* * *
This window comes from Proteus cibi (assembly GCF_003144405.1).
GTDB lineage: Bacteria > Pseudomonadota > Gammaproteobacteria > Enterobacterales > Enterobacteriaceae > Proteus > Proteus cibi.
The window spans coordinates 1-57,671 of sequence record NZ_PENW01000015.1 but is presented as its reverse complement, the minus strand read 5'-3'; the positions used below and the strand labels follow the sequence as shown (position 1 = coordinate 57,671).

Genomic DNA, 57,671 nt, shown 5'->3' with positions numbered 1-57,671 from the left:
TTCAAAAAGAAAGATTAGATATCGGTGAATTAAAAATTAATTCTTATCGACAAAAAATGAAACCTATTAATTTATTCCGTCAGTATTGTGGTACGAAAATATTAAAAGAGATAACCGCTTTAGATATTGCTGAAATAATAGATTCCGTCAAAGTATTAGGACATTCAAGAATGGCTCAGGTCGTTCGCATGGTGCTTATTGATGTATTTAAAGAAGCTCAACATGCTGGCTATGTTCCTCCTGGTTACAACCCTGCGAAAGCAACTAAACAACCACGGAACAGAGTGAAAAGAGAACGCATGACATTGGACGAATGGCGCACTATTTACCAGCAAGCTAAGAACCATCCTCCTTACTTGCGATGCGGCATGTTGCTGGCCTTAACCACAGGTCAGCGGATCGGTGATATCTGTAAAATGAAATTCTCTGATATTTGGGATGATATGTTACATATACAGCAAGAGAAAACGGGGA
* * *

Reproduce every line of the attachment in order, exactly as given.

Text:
This window comes from Proteus cibi (assembly GCF_003144405.1).
GTDB lineage: Bacteria > Pseudomonadota > Gammaproteobacteria > Enterobacterales > Enterobacteriaceae > Proteus > Proteus cibi.
The window spans coordinates 1-57,671 of sequence record NZ_PENW01000015.1 but is presented as its reverse complement, the minus strand read 5'-3'; the positions used below and the strand labels follow the sequence as shown (position 1 = coordinate 57,671).

Genomic DNA, 57,671 nt, shown 5'->3' with positions numbered 1-57,671 from the left:
TTCAAAAAGAAAGATTAGATATCGGTGAATTAAAAATTAATTCTTATCGACAAAAAATGAAACCTATTAATTTATTCCGTCAGTATTGTGGTACGAAAATATTAAAAGAGATAACCGCTTTAGATATTGCTGAAATAATAGATTCCGTCAAAGTATTAGGACATTCAAGAATGGCTCAGGTCGTTCGCATGGTGCTTATTGATGTATTTAAAGAAGCTCAACATGCTGGCTATGTTCCTCCTGGTTACAACCCTGCGAAAGCAACTAAACAACCACGGAACAGAGTGAAAAGAGAACGCATGACATTGGACGAATGGCGCACTATTTACCAGCAAGCTAAGAACCATCCTCCTTACTTGCGATGCGGCATGTTGCTGGCCTTAACCACAGGTCAGCGGATCGGTGATATCTGTAAAATGAAATTCTCTGATATTTGGGATGATATGTTACATATACAGCAAGAGAAAACGGGGA